This article was written by Samuel Phineas Upham

CareerBuilder began life as a software application to help companies field job applications and process them. It had a website component, but it mostly did the job of receiving and managing incoming emails the job postings would create.

In 1996 it received an influx of capital and came out of niche status with its own domain:, a name it still holds today. In the beginning, the company worked with its own client base to list the postings of those who used the software. The service expanded in 1998 after another $7 million in capital from private investment firms, and CareerBuilder went public in 1999. The IPO was less successful than most Web properties of the time, but it still secured $8 million with shares closing on the first day at $20.

Microsoft even acquired a minority stock in the company in the hopes of using its database to help power their budding Web portal service.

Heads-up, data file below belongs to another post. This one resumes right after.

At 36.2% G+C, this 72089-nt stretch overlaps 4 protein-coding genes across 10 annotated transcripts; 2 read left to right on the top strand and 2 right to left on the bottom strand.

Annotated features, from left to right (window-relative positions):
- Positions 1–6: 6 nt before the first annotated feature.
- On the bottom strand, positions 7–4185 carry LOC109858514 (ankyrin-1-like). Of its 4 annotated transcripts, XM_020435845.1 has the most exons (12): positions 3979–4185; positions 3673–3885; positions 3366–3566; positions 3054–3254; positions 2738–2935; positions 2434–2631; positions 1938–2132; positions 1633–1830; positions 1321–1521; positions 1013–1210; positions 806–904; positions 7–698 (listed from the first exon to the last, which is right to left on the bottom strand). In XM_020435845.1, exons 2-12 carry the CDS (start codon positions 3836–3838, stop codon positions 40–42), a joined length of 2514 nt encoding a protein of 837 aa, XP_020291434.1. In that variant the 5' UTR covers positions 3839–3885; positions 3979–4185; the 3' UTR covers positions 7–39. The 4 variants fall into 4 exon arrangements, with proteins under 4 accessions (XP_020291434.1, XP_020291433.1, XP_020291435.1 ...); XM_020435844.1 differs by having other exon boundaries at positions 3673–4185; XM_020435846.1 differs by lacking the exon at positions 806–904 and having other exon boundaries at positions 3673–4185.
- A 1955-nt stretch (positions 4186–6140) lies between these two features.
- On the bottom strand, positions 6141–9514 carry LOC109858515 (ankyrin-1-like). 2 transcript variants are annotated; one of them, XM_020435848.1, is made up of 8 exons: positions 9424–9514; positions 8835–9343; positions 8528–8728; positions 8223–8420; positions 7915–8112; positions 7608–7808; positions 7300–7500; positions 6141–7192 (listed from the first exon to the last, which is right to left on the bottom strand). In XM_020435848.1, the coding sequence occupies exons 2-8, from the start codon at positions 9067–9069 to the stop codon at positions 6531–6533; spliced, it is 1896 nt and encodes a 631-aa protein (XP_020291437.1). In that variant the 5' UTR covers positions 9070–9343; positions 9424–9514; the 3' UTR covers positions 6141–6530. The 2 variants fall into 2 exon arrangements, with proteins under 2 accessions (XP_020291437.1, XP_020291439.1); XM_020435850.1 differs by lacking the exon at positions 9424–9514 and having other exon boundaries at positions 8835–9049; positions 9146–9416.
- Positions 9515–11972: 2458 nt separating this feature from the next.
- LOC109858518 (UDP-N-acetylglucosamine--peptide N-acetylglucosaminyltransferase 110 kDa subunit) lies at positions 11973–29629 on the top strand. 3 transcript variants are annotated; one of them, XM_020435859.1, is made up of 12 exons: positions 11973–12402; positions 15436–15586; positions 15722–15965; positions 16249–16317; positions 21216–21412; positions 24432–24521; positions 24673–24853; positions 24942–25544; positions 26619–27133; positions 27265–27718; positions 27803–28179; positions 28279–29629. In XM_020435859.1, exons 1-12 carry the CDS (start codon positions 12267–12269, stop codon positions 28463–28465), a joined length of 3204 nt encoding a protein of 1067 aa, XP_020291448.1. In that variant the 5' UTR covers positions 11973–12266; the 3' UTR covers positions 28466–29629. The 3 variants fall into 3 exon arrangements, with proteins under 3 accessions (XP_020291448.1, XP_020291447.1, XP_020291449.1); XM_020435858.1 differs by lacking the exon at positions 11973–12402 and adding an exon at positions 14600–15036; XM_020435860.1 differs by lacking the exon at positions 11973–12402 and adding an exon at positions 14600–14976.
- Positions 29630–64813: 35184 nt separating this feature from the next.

The curious thing about Career Builder is that it has stood the test of time, despite its status as the number two or three highest trafficked site in its class. Monster has had a majority traffic share for some time, with HotJobs trailing, but with Yahoo’s waning popularity the company has slipped.

CareerBuilder was also assisted by the joint venture purchase of the Knight Ridder and Tribune Company. That purchase allowed the site to absorb classified ads from new sites like the Los Angeles Times. CareerBuilder was named one of Chicago’s top 20 places to work in 2013.

About the Author: Samuel Phineas Upham is an investor at a family office/hedgefund, where he focuses on special situation illiquid investing. Before this position, Samuel Phineas Upham was working at Morgan Stanley in the Media & Technology group. You may contact Samuel Phineas Upham on his Twitter page.